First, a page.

For Angelo Campus ’16 and Aaron Schwartz ’17, CEO and COO of the renewable-energy startup BoxPower, the latest attraction in their Nevada City, Calif., warehouse is a massive solar array, 38 feet wide by 28 feet high, mounted atop a 20-foot-long shipping container.

“You can’t miss it,” Schwartz said.  “Walking into work and seeing something really novel and really new that didn’t exist before we set our minds to this is a really gratifying experience.”

Aaron Schwartz ’17, left, and Angelo Campus ’16 en route to a meeting with venture capital backers last year.
Courtesy BoxPower

The solar panels are part of BoxPower’s second-generation containerized energy system, which Campus and Schwartz envision being used for a number of applications, providing off-grid power to underserved communities, disaster-relief organizations, temporary events like music festivals, and agricultural operations. The new legal cannabis industry in Colorado, Washington, and California could open a particularly promising market, Campus said, because many growers are located in remote areas.

BoxPower grew from a Princeton project in the EPICS program (Engineering Projects in Community Service), which Campus joined shortly after arriving at the University. He’d known about solar power from helping his father, a general contractor in California, and he was excited to get involved in the work that the EPICS team was doing to make a portable, renewable power source packed neatly into a shipping container — a cleaner alternative to the diesel generators that often power disaster-response centers.

The EPICS team won funding from the Environmental Protection Agency, successfully deployed its system in Bermuda, and published its work in a research paper. But after that, the idea seemed to lose steam.  “Why stop there?” Campus recalled thinking. “We should turn this into a company.”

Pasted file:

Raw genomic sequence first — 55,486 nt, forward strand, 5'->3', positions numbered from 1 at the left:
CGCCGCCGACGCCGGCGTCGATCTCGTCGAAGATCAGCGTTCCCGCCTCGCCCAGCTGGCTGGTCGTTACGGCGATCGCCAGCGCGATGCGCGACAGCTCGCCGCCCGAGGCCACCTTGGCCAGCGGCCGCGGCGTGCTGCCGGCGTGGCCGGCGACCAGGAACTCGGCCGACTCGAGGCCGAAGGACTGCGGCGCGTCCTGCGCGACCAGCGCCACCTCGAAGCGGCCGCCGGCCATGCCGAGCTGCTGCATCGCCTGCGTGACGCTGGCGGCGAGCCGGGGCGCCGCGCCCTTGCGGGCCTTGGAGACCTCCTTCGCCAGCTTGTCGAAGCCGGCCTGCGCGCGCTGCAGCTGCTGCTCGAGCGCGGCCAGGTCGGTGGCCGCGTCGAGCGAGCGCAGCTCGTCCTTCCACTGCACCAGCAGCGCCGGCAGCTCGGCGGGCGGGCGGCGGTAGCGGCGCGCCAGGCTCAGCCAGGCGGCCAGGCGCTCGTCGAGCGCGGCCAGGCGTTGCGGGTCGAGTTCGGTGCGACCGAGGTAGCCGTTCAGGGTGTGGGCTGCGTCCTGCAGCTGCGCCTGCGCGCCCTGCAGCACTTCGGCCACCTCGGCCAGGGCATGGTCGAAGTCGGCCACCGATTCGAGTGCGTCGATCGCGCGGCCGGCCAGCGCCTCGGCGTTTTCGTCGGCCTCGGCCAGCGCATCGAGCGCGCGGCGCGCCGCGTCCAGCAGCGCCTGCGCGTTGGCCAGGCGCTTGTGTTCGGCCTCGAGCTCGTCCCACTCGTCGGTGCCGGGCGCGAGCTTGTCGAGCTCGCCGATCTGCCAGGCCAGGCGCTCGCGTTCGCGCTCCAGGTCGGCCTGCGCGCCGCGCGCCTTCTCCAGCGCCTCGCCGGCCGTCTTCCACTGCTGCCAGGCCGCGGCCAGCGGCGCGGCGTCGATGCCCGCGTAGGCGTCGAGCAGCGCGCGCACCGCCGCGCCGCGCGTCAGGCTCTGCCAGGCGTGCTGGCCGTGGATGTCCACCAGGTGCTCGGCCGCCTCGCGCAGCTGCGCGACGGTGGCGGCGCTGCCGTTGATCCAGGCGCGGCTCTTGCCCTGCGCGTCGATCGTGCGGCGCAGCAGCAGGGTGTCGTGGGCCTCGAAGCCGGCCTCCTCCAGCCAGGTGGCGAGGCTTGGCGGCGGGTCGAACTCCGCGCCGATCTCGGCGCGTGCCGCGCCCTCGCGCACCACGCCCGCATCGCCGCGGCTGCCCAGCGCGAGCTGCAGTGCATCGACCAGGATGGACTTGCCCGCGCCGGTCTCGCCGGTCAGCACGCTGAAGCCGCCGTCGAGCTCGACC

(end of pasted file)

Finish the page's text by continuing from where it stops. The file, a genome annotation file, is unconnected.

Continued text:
BoxPower’s second-generation product features a massive solar array mounted atop a 20-foot-long shipping container.
Courtesy BoxPower
With help from entrepreneurship courses and a supportive network of alumni, Campus learned more about turning the technology into a promising business. He teamed with Schwartz, an operations research and financial engineering major who helped lead BoxPower’s efforts to gain funding through business-plan competitions. Both wrote senior theses related to renewable energy (Campus on energy inequality in Native American reservations, and Schwartz on optimizing microgrid energy systems).

Schwartz, who had served as co-president of the Princeton’s Engineers Without Borders chapter, values the chance to work in sustainable energy in what he sees as “a pivotal point in human history.” BoxPower operates on two parallel tracks, marketing commercial applications while also making subsidized systems available to off-grid communities in need. In August, it installed solar and wind power at the Ramapough Lenape Nation prayer ground in Northern New Jersey; the company has a similar project planned for the Pine Ridge Girls’ School, located on a Lakota reservation in South Dakota.

BoxPower’s Princeton ties have been integral to its growth, Campus said. Earlier this year, it was part of the eLab’s summer incubator, and in 2016, it earned funding from the Princeton Entrepreneurship Council’s Alumni Entrepreneurs Fund, which matches investments from other venture-capital backers. The four members of BoxPower’s advisory board are alumni, as is the company’s sales and marketing head, Nick Horvath ’17.

While life in the startup world is exciting, it’s not glamorous, according to Campus, who said the staff is on a “beans and rice diet,” pouring every available penny into developing the business.

“There’s no other time in my life that I will be able to take such a gamble, support myself on next to nothing, and really put all my stakes into creating something new and innovative,” Campus said. “There’s no better time than now.”